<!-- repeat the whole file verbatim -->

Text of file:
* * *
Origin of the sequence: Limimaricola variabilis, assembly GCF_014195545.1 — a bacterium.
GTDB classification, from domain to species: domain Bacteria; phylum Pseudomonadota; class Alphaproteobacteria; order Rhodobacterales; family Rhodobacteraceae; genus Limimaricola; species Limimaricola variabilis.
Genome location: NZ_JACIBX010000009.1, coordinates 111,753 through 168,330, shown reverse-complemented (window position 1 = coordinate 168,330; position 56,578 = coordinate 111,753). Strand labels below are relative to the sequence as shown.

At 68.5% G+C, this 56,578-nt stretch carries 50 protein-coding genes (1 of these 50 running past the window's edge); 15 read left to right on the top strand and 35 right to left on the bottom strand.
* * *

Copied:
Origin of the sequence: Limimaricola variabilis, assembly GCF_014195545.1 — a bacterium.
GTDB classification, from domain to species: domain Bacteria; phylum Pseudomonadota; class Alphaproteobacteria; order Rhodobacterales; family Rhodobacteraceae; genus Limimaricola; species Limimaricola variabilis.
Genome location: NZ_JACIBX010000009.1, coordinates 111,753 through 168,330, shown reverse-complemented (window position 1 = coordinate 168,330; position 56,578 = coordinate 111,753). Strand labels below are relative to the sequence as shown.

At 68.5% G+C, this 56,578-nt stretch carries 50 protein-coding genes (1 of these 50 running past the window's edge); 15 read left to right on the top strand and 35 right to left on the bottom strand.